Originally posted to MySpace on:
July 9, 2007
As I’ve made clear in my last couple of journals, I’ve been trying to understand why certain Christians can justify abandoning their faith, especially after they’ve spent many years growing in it. I’ve already learned that Jesus prophesied of an end time apostasy, meaning that before the Anti-Christ can come to power (ushering in the end of time), a large percentage of Christians have to fall away so that faithful opposition against him is minimal. I’ve also come to realize that for such an event to happen, Satan has to work in overdrive to deceive the faithful, and that his range is broad—even the elect (the ministers, apologists, theologians, etc.) can fall into disbelief (through Satan’s deceit). In other words, I shouldn’t be surprised that I’ve lost good friends to Satan’s slithery messages, for any who go seeking unprepared can be caught, like a mouse sniffing for cheese on a mouse trap. In the process, however, I’ve also learned (or have been reminded) that Jesus never stops in His quest to retrieve the fallen (the parable of the Lost Sheep), and that even though many may fall away, any one of them still has a chance to return to truth.
Deceit is such a powerful weapon, and most people understand how to use it; even toddlers find ways to manipulate truth to get what they want. Words spun the right way can knock a foundation of belief right to the ground. It’s Satan’s specialty, a device that’s been in action since his Fall from Grace (he took a third of the angels with him), and perfected in his seduction of man (tempting Eve with knowledge). And for him to achieve such a massive apostasy, he must first use deceitful tactics to attack the very credibility of the thing that can expose him: the Word of God.
Since he knows the Bible’s teachings intimately, he knows how to spin a massive web of lies to trap the faithful.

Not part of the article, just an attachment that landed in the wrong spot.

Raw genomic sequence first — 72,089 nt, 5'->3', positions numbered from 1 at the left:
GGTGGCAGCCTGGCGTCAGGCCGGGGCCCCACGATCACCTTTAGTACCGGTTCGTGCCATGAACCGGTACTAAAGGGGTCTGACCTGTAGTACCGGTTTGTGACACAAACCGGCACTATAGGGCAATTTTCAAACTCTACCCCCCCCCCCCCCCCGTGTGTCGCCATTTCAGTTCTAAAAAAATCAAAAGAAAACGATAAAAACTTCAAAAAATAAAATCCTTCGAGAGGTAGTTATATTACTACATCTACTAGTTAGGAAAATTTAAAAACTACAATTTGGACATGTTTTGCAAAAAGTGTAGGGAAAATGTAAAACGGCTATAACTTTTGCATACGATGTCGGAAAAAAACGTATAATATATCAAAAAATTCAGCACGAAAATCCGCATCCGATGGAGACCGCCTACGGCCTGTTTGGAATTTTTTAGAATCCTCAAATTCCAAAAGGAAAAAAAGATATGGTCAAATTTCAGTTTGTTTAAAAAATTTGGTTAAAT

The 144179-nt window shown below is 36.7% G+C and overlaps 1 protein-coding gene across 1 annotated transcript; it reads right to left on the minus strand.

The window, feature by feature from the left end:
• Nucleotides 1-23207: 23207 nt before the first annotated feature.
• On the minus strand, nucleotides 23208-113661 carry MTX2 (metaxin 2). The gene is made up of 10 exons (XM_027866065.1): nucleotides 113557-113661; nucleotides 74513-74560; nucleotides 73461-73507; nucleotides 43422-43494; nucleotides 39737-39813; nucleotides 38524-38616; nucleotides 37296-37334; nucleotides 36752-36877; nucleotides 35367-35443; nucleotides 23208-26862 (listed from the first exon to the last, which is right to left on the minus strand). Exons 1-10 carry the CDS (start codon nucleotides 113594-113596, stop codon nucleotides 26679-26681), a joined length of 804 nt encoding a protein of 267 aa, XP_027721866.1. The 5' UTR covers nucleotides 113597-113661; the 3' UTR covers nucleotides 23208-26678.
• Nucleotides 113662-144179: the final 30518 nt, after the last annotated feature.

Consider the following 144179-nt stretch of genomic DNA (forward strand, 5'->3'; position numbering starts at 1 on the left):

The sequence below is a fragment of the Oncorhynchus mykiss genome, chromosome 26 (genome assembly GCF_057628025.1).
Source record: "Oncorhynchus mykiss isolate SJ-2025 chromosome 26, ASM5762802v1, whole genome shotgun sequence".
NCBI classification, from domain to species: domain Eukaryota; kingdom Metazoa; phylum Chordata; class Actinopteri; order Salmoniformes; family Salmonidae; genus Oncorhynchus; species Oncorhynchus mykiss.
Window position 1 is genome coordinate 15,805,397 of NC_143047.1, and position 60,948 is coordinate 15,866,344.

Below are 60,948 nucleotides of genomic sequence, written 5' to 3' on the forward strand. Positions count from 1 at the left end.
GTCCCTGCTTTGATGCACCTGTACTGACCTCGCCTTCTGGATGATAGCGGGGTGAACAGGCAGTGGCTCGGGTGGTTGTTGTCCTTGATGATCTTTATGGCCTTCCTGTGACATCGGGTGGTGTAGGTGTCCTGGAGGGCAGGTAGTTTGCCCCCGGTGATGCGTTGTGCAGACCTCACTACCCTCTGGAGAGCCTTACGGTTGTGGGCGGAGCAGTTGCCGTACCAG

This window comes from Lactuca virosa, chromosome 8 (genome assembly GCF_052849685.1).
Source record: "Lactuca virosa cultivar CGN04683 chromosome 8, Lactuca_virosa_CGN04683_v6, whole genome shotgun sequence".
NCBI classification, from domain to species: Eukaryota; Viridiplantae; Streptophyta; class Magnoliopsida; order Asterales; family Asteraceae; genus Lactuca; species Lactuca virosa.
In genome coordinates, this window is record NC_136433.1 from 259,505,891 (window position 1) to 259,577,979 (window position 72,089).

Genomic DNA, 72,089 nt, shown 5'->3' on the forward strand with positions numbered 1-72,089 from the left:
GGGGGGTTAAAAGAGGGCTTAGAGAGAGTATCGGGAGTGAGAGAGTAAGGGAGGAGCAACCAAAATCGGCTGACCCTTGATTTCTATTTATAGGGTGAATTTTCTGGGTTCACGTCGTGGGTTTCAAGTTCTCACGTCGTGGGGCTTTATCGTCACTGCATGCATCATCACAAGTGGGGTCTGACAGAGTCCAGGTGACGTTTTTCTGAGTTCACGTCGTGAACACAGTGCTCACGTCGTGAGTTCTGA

The areas that manipulate Christians into apostasy (and keep skeptics lingering in doubt) are too numerous to address, but I thought I’d spend the last part of this mini-series addressing at least the issues that brought one friend down and incidentally the same issues that keep many others hanging onto skepticism.
1. Perhaps the biggest charge against the Word of God is its infallibility. Christians are taught that the Bible is error-free. Skeptics stand on the fleshly errors plaguing the humans who wrote it. Both camps lie in total contrast of the other. Both groups think the other is crazy.
Yes, the Bible is written by human hands. But it’s inspired by the Holy Spirit. That alone should be enough to convince Christians of its truth (though skeptics may still remain unconvinced). Anyone who believes in God will understand His perfection and understand that any passage His Spirit confirmed as valid was appropriate for the Bible.
But skeptics need more. Often times they are so consumed by the “contradictions” of the Bible, that they can’t accept its infallibility. Unfortunately, deceived Christians who forget that the Word of God is inspired by God (obviously) are tripped by the same issues. Most of the time they forget that God isn’t human and therefore cannot be compared to by human standards. If the Bible had any passage that was truly in error (despite who physically wrote it), then it wouldn’t have made it into the canon. Simple as that. There are many “Gospels” that never made it into the Bible for this very reason.
And yet, human minds are easily deceived, and therefore can find “contradiction,” even in the Bible.
How is this possible? Easily: problems with perspective.
Most people, skeptics and Christians alike, think that the Bible was written in the same way that most literature and history is written today: immediately, as it happens. However, that’s not how the Bible, or any work of the First Century for that matter was written. The culture of the First Century was an oral one, with stories, historical accounts, and theories passed down as word of mouth for several decades before ever being written down. In today’s culture that might be suicide for a work’s meaning since the world today doesn’t have the attention span to remember anything, much less details, without having something on paper to refer to. But the ancient world didn’t have the distractions that we have today, so the minds of people were more easily focused on words spoken to them, and thus, didn’t need everything written down right away.
As the decades passed, the messages became wider spread, with more people confirming the same story with the same details to each other, thus making the stories impossible to fabricate as they became written. By the time the Gospels were finally etched into parchment, so many people already knew them by heart, and that to misplace even a single idea in those days would’ve been caught and corrected. Thus, by 60 AD, the time that the Gospels were finally written, the Word of God was incorruptible, as too many people could’ve exposed it if something had changed.